If the prevalence and commonality of death has had any positive side effect on Louisiana—which has one of the lowest life expectancies in the U.S.—it’s that residents have attuned themselves to its context.
“Early on, I got some sense of history and how ages compare, and how one of the responsibilities we face in this age is to be conscious of what’s unique to it,” says author Anne Rice, one of New Orleans’s most famous daughters. “If you’re aware that in 1850 people starved to death in the middle of New Orleans or New York, that’s a dramatic difference between past and future.”
Rice’s classic novels—Interview with the Vampire, The Vampire Lestat, Queen of the Damned, and many more—predate the current vampire craze. Her oeuvre still stands above most of the genre, however, because it represents a unique approach not replicated even decades after many of the books first appeared: New Orleans framed Rice’s perspective as she grew up there.
Modern metropolises have transformed their environs into finely tuned systems of order, but the Crescent City teems with a charmingly antiquated natural chaos. The city offers a living, breathing reminder of the past—and, therefore, of how far humanity has come.
“The failure of most vampire literature is that the authors can’t successfully imagine what it’s like to be 300 years old. I try really hard to get it right,” Rice says. “I really love taking Lestat”—her most famous character—“into an all-night drugstore and having him talk about how he remembers in 1789 that not a single product there existed in any form that was available to him as a young man in Paris. He marvels at the affluence and the wealth of the modern world.”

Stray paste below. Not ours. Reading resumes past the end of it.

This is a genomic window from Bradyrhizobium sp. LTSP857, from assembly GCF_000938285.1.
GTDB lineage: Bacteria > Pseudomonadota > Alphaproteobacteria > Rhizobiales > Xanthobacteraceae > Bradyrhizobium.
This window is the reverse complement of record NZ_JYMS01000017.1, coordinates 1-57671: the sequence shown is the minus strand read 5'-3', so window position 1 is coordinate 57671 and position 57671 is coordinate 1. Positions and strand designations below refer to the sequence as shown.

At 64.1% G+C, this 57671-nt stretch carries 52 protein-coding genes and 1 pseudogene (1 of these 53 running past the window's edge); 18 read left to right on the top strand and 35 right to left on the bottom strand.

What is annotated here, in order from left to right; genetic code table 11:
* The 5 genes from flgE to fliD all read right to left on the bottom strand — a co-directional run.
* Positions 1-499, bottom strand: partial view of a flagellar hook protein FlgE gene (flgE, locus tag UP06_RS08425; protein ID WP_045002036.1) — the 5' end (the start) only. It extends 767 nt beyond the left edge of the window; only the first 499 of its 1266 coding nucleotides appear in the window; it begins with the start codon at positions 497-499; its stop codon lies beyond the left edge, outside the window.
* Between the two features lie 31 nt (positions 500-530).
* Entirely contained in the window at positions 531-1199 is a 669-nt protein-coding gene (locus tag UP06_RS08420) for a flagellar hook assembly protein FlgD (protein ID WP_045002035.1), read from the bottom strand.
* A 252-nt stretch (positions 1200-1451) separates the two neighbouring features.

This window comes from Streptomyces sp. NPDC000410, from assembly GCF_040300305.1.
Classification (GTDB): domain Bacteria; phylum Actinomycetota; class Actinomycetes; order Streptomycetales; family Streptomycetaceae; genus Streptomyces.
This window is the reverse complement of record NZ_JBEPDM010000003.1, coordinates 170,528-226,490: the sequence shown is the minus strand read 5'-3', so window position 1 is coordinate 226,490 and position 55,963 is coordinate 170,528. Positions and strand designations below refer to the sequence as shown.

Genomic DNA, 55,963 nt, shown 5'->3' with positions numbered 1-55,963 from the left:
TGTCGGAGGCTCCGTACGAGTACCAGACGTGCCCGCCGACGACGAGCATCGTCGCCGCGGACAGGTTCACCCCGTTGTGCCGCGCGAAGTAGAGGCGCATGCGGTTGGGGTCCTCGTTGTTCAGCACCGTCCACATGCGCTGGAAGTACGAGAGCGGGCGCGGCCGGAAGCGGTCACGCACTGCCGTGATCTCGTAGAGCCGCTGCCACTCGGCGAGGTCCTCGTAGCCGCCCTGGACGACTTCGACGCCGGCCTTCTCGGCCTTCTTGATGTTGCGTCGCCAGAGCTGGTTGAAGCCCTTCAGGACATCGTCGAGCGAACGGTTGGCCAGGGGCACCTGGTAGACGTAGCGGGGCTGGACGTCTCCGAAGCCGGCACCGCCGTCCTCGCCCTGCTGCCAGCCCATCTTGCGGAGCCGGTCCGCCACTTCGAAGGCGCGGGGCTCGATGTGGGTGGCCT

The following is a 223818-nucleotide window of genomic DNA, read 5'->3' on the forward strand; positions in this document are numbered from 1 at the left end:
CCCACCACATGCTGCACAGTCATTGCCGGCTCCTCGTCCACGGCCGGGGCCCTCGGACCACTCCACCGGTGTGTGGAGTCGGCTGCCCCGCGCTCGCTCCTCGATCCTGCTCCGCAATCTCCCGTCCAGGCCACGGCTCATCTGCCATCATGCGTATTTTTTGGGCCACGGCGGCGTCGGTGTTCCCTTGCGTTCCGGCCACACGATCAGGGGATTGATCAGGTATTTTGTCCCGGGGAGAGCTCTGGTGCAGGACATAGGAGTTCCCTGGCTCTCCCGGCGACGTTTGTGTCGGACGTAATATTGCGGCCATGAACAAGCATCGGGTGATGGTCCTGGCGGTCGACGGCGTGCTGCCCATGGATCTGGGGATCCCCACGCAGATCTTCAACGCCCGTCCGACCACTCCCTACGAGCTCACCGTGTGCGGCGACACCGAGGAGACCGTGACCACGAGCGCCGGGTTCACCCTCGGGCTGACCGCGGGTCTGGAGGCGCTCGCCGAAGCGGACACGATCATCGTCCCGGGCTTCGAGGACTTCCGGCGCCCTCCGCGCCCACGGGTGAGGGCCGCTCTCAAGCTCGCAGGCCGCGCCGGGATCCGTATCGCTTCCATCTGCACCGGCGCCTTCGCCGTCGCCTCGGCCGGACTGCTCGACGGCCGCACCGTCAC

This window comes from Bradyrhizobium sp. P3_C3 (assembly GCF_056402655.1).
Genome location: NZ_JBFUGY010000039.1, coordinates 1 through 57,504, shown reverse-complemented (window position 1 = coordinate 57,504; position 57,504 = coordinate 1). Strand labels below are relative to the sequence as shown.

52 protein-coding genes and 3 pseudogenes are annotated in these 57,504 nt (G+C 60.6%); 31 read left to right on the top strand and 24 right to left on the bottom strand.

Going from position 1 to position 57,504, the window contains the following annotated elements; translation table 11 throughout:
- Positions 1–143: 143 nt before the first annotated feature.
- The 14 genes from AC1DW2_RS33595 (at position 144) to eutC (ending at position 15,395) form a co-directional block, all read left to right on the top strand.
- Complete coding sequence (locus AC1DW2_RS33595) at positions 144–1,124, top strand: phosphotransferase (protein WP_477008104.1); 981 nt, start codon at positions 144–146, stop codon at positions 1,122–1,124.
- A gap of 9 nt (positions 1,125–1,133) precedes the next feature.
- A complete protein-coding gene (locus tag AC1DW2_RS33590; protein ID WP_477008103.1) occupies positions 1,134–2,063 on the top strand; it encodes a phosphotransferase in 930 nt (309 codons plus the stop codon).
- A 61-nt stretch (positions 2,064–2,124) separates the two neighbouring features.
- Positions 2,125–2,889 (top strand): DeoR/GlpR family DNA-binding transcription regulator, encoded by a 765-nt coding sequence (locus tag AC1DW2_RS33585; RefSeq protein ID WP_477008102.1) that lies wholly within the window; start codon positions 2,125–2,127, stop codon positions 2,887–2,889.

To a caveman, modern humans might appear not unlike Lestat and his vampire kin. We don’t necessarily consume blood to live, nor can we transform into bats, wolves, or mist, but we do have a host of seemingly superhuman powers. Chief among those, to the primitive human, would be our ability to live long lives.
If a caveman were exceptionally lucky, he might have made it to his 40s, but he more than likely would have succumbed to pneumonia, starvation, or injury before his early 20s—if he survived infancy in the first place, that is.
Life expectancy for humans more than 10,000 years ago was short and didn’t improve much for a long time. In ancient Rome, the average citizen lived to only about age 24. But most counted themselves fortunate to get even that far; more than a third of children died before their first birthday. A thousand years later, expectations looked much the same.
Over the course of the next 800 years, people in the more advanced parts of the world added only 15 years to their life expectancy. An average American in 1820 could expect to see 39. Lifespans started to pick up in the early 19th century—around the same time that vampire myths were proliferating in Europe—and really sped up in the 20th thanks to a decline in infant mortality and improvements to health in general.
By 2010, the average U.S. life expectancy had nearly doubled from two centuries prior, at 78 years, with similar results in other developed countries. To a caveman, or an average Roman, that would seem like an eternity.
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